Why projects fail
Here’s what you get in this guide Too many software projects...
Software development for NGOs (non governmental organisations), non-profits and charities is a broad topic for a single blog post. So, as a starter for ten, I’ll attempt to outline some of the regularly encountered issues surrounding development projects happening in the NGO/charity space.
No longer thought of as an operational overhead, software development delivers a range of benefits such as:
*Improved engagement and awareness among target stakeholders *Higher fundraising conversion *Reduced delay in time-critical processes *Increased efficiency and money saved
When you put your 50p into a collection tin, run a marathon for a good cause, or donate books to a charity shop, you expect the recipient institution to treat that money with a certain amount of respect. You expect that there will be checks and balances, a vigourous pursuit of value for money, and equal measures of solemnity, sincerity and sobriety poured out over every penny spent.
The general sentiment is true in reality, but consider how similar such an outlook is to how private sector organisations behave. I mean, they wouldn’t last very long splurging money on frivolous projects either. My point is that larger NGOs and charities operate much like any other organisation in how they approach the issues of cost control, value for money and accountability. In fact, the larger and more complex they become organisationally, the more opaque the distinction. The major difference lies in the duty that NGOs and charities have to spend rather than conserve the funds that they raise; it is what they exist to do. Of course, many (particularly smaller) organisations struggle to undertake their work with the limited resources available, so suffering the trouble to spend it all is seldom top of their concerns. In any case, in terms of software development, what’s critically important is:
1.They understand what they are spending money on in the context of their overall mission 2.They can determine the tangible benefits arising from this investment, ahead of time
The choice of software development company, and its commitment to transparency, is essential to ensuring these aims.
Smaller NGOs and charities benefit the most when software developers contribute expertise in their free time. Such volunteering, facilitated by the likes of Social Coder, Donate Code and Charity IT Association can be a godsend for the largely unfunded organisations, giving them access to skills for creating websites, often with bespoke capabilities that help that organisation deliver services or carry out fundraising. These can be used to extend the value of low-cost or free software elements (often open-source), which all adds up to important digital capabilities for next to nothing.
The willingness of skilled developers to undertake this pro bono work, often in collaboration with one another as part of a coherent project, begs the question, ‘why do NGOs and charities pay for any software development?’
The simple answer is that many projects are too complex, or too important. NGOs and charities have learned to identify the limitations of volunteer-driven initiatives for software, in much the same way they learn the limitations of volunteers in all other operational areas. It’s why they hire staff and rent premises. They also understand the value of bespoke software development to achieve very specific objectives because a reliance upon off-the-shelf solutions can only get them so far.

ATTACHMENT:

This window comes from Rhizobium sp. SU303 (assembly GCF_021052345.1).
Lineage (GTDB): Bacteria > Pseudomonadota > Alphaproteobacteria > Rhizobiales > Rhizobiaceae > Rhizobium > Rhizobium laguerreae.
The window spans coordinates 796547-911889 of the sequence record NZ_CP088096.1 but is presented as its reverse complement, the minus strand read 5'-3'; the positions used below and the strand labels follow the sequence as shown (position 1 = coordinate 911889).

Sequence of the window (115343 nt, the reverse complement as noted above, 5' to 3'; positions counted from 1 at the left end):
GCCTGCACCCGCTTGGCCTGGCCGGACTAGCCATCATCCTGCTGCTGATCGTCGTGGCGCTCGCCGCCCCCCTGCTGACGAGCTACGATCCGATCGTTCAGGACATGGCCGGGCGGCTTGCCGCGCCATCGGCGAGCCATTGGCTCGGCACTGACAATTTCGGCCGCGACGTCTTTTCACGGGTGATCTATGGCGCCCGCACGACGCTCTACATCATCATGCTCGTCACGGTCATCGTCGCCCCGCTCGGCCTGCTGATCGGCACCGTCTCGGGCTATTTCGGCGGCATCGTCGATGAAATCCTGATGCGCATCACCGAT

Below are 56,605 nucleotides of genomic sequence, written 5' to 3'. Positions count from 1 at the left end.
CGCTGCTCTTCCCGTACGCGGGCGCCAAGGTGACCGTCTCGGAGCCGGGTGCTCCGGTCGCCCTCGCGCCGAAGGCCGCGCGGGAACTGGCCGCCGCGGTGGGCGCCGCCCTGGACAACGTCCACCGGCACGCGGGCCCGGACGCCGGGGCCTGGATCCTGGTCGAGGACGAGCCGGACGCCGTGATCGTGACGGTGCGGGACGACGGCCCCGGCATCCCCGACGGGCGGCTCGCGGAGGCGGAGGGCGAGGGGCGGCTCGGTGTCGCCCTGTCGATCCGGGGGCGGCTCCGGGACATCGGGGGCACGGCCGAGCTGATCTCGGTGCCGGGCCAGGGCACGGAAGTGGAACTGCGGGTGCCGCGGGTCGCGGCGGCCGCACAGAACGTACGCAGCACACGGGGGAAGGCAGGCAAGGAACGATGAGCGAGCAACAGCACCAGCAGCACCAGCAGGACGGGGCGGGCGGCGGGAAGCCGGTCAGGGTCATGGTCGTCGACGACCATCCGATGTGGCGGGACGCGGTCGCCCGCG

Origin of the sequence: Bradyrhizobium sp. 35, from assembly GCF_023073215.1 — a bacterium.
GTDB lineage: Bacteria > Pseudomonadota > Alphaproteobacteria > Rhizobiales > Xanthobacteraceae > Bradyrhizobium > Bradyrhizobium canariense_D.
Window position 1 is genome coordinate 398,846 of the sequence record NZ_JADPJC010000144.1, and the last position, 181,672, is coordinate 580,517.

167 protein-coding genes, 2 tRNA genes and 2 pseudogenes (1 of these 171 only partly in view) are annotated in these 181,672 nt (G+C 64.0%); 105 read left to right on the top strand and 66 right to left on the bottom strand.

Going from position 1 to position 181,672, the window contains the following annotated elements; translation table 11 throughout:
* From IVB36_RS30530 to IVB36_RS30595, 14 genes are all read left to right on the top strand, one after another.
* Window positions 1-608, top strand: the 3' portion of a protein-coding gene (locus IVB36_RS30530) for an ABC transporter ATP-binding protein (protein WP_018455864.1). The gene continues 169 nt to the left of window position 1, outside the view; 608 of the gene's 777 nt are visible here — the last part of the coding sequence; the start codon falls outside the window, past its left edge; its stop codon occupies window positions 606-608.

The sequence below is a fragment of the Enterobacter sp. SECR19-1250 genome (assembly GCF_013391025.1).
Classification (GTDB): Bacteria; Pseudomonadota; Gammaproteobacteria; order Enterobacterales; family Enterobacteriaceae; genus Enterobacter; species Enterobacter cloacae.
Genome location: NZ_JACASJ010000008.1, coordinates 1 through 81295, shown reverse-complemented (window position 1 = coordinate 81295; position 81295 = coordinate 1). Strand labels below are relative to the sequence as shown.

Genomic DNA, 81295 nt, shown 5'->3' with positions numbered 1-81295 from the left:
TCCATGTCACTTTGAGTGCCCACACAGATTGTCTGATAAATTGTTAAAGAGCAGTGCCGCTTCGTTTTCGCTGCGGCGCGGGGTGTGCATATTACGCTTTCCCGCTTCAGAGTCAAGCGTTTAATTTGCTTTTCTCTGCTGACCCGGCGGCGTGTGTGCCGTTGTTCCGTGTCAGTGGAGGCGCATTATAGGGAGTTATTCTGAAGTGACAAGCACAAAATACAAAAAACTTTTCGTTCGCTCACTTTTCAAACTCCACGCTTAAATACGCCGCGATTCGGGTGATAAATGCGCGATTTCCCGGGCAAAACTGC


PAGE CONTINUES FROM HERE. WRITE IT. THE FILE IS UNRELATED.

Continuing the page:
NGOs and charities must use data to their advantage We have found that NGOs and charities are placing an increased emphasis on the value of data-driven insights in order to undertake their core mission/s.
For those organisations providing urgent or emergency care services, the way in which they collect and analyse information has become critical to operational decision making.
Previously, their approach to the challenge of ‘saving more lives’ or some other measureable outcome could have been to spend valuable funds on extra people or more modern equipment. Now, data science methodologies are helping coordinate and integrate swathes of disparate data sources into an engine for intelligence. These are proving highly productive, worthwhile uses of money as they target resources to where they are needed most, aiding long-term strategy as well as short-term tactical choices.
Other examples of software initiatives for NGOs/charities include:
Structured education solutions that equip caregivers and their clients to engage, interact and proactively manage medical conditions Digitisation of secure personal data capture in harsh environmental conditions Real-time data analysis and visualisation tools to provide instant insight into fast-moving crisis situations
Helastel has a wealth of direct experience in this area, which we’d love to spill the beans on here but can’t really, for confidentiality purposes. That’s something else worth bearing in mind about NGO and charity software development work: much of the data is very sensitive and governed by a raft of security and compliance requirements!
Software is playing an increasingly integral role in the future of charities and NGOs. This is mirroring the trend among private sector organisations that are equally keen to exploit the value of data, and achieve their objectives at the lowest possible cost.
Like private sector organisations, charities and NGOs take advantage of government grants, and collaborative projects with academia which are progressively digital in nature. They can even utilise the free labour of volunteers, though this is limited by the ambition of large projects involving complex data migration, analysis and integration, and ever-increasing compliance requirements surrounding data protection.
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